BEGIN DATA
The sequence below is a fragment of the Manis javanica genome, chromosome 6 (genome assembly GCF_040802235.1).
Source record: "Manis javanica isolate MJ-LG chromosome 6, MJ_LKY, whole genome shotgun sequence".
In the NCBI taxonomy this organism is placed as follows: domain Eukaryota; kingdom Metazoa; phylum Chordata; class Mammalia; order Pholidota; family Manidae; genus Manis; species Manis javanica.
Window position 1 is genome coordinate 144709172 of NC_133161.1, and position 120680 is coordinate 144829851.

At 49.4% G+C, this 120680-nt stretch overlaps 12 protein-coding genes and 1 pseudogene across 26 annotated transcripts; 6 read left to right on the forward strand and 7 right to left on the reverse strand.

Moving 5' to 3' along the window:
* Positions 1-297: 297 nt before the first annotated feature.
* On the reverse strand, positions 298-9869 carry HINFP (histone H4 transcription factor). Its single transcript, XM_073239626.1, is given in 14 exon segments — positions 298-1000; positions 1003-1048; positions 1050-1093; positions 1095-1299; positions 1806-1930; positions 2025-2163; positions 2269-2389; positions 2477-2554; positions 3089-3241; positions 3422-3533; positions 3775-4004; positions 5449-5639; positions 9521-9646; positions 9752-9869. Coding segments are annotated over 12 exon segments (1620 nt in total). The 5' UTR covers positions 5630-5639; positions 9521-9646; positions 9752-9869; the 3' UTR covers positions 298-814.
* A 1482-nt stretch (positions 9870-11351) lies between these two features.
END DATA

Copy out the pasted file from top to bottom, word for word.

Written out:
The sequence below is a fragment of the Manis javanica genome, chromosome 6 (genome assembly GCF_040802235.1).
Source record: "Manis javanica isolate MJ-LG chromosome 6, MJ_LKY, whole genome shotgun sequence".
In the NCBI taxonomy this organism is placed as follows: domain Eukaryota; kingdom Metazoa; phylum Chordata; class Mammalia; order Pholidota; family Manidae; genus Manis; species Manis javanica.
Window position 1 is genome coordinate 144709172 of NC_133161.1, and position 120680 is coordinate 144829851.

At 49.4% G+C, this 120680-nt stretch overlaps 12 protein-coding genes and 1 pseudogene across 26 annotated transcripts; 6 read left to right on the forward strand and 7 right to left on the reverse strand.

Moving 5' to 3' along the window:
* Positions 1-297: 297 nt before the first annotated feature.
* On the reverse strand, positions 298-9869 carry HINFP (histone H4 transcription factor). Its single transcript, XM_073239626.1, is given in 14 exon segments — positions 298-1000; positions 1003-1048; positions 1050-1093; positions 1095-1299; positions 1806-1930; positions 2025-2163; positions 2269-2389; positions 2477-2554; positions 3089-3241; positions 3422-3533; positions 3775-4004; positions 5449-5639; positions 9521-9646; positions 9752-9869. Coding segments are annotated over 12 exon segments (1620 nt in total). The 5' UTR covers positions 5630-5639; positions 9521-9646; positions 9752-9869; the 3' UTR covers positions 298-814.
* A 1482-nt stretch (positions 9870-11351) lies between these two features.